The difference lies in the fact that the Newsletter finds reassuring what the wider nationalist community finds unacceptable. And that should come as no surprise, given the history of policing in the north.

Meanwhile, Sinn Féin has released video film footage evidence of a series of incidents in which PSNI officers failed to intervene to stop loyalist violence against Catholics in the Short Strand.

In one incident, the footage shows PSNI Land Rovers standing by as masked loyalists launch missiles at Catholic houses in the Short Strand area of East Belfast. Loyalists fire catapults over a steel barricade at Catholic residents. The PSNI make no attempt to prevent the attack or apprehend the assailants.

In another incident, captured on film, three masked loyalists are seen gathering at the end of Madrid Street as two armoured PSNI Land Rovers sit parked on the nearby pavement. The loyalists hurl stones and bottles over the barrier.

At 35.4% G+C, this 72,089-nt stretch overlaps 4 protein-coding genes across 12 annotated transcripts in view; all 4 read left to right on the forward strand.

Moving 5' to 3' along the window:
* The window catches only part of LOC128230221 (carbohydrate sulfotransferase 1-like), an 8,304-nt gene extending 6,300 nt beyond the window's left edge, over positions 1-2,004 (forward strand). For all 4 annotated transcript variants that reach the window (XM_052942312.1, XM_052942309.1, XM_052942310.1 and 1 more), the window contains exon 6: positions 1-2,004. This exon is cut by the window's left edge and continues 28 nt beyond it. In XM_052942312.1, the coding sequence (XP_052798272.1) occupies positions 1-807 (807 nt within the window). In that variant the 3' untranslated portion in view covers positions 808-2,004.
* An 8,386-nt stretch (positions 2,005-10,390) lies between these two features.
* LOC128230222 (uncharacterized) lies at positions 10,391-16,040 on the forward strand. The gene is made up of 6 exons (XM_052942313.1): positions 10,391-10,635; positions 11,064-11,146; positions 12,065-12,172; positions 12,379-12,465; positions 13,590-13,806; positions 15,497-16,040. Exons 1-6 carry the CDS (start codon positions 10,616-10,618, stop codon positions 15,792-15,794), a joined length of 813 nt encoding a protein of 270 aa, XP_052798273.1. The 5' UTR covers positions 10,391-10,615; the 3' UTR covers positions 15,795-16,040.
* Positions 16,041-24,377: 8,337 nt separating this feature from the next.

During an incident in August, the film shows PSNI officers, responding to a call in the nationalist Short Strand, turning on a nationalist resident, attacking him with batons. A PSNI officer also assaults the cameraman, leaving him with a broken hand.

For Sinn Féin and the northern nationalist community, the decision to withhold support for the PSNI is not just a matter of policy, party politics or behind-the-doors negotiations but also the reality of policing on the streets.

The continued deployment of plastic bullets, the failure of the PSNI to prevent loyalist attacks on nationalist homes, schools and chapels, together with a number of brutal attacks by PSNI officers on members of the nationalist community and the lack of public accountability, renders the current policing arrangements unacceptable.

An Phoblacht
44 Parnell Sq.
Dublin 1